Do you worship gold? Some might find such a question sacriligious. It can be. But it is one every would-be gold investor needs to ask himself.
If you look at gold with veneration and treat it like an eternal monetary truth, you will get burned.
There are good times to buy and then sell it profitably. There are bad times to buy it.
If you had purchased gold Jan. 21, 1980, at the $850 an ounce peak, you would still be under water 27 years later. Clearly that wouldn’t have been a smart move.
That’s why as editor of Numismatic News I have always recommended that persons interested in gold investment do it the intelligent way: collect it. You can get nearly one full ounce of gold in a $20 Liberty Head gold piece, or a $20 Saint-Gaudens.
If you try to collect one of each date and mintmark of the Liberty Head series, you have 153 coins to choose from. Some are rare enough that you would not consider their purchase a gold investment. Many of the dates though, are little more than metallic value in all grades except the top uncirculated grades.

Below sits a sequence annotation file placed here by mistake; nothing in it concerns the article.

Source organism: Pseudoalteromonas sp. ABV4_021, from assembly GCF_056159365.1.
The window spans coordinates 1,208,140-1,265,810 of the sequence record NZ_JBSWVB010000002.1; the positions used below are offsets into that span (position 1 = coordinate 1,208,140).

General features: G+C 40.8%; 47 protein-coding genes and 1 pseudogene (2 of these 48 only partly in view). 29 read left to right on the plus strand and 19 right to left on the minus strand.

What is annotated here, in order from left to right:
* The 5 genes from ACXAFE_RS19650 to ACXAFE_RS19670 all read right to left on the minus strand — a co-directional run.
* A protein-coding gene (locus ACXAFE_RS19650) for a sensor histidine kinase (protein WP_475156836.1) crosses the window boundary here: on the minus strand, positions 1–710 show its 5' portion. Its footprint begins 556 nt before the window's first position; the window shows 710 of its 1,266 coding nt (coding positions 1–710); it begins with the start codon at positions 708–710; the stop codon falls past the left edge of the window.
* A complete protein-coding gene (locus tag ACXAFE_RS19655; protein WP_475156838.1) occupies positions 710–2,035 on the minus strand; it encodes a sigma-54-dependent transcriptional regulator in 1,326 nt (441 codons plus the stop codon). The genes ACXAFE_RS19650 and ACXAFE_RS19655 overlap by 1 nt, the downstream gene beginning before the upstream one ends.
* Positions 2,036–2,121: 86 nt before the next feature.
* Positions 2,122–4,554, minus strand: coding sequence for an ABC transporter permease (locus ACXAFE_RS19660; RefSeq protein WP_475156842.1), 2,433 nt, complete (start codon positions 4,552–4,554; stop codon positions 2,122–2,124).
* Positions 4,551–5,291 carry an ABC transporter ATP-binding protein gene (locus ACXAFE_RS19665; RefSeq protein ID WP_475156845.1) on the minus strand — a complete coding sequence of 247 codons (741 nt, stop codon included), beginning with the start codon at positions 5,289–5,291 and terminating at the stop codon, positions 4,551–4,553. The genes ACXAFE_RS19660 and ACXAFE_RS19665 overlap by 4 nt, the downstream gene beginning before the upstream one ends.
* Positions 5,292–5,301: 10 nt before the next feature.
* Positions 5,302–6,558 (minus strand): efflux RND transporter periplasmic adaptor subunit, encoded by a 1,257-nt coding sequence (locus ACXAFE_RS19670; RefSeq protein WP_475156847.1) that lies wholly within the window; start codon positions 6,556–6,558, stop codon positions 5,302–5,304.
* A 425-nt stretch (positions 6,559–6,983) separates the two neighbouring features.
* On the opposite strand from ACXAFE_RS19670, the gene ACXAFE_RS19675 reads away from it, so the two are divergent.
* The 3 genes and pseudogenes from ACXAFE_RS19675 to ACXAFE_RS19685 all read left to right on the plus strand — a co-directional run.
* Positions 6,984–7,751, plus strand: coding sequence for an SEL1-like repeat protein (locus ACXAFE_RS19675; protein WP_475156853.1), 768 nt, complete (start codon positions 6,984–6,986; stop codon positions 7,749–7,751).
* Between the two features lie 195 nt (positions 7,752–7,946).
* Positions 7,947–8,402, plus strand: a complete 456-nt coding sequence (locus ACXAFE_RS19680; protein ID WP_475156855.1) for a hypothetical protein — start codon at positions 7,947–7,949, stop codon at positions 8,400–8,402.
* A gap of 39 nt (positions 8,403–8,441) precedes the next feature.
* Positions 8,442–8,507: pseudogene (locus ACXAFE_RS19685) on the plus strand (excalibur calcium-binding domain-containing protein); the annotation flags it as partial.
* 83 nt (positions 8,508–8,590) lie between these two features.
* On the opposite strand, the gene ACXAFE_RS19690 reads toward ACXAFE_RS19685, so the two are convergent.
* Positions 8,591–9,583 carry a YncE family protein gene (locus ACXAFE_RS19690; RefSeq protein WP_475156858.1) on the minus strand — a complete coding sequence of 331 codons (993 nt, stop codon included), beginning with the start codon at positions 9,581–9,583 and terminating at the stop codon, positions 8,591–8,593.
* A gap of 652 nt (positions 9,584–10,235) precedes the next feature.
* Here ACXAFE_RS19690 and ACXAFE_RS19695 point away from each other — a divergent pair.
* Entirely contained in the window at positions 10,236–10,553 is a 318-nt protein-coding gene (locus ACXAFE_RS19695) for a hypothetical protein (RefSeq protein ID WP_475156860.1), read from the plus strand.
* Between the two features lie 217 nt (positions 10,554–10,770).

Using round numbers, 100 Liberty Head $20s would be almost 100 troy ounces of gold worth $69,000 at present bullion prices. That can satisfy all but the richest gold buyers. As an investment, some experts recommend no more than 10 percent of a portfolio in gold. Many others say the cap should be 5 percent. That means 100 Liberty $20s can satisfy investment portfolios ranging from $690,000 to $1.38 million.
The danger, of course, is that once you start treating your gold investment as a collection, you might just want to start buying the rare dates and take your chances with the numismatic marketplace. Is that bad? I don’t think so. My evidence is a lot in the March Heritage Auction Galleries at the American Numismatic Asssociation Convention. An MS-67 1920-S $10 gold piece purchased for $85,000 in June 1979 sold for $1.725 million. That’s a much better performance than gold bullion put in during the period. Think about it.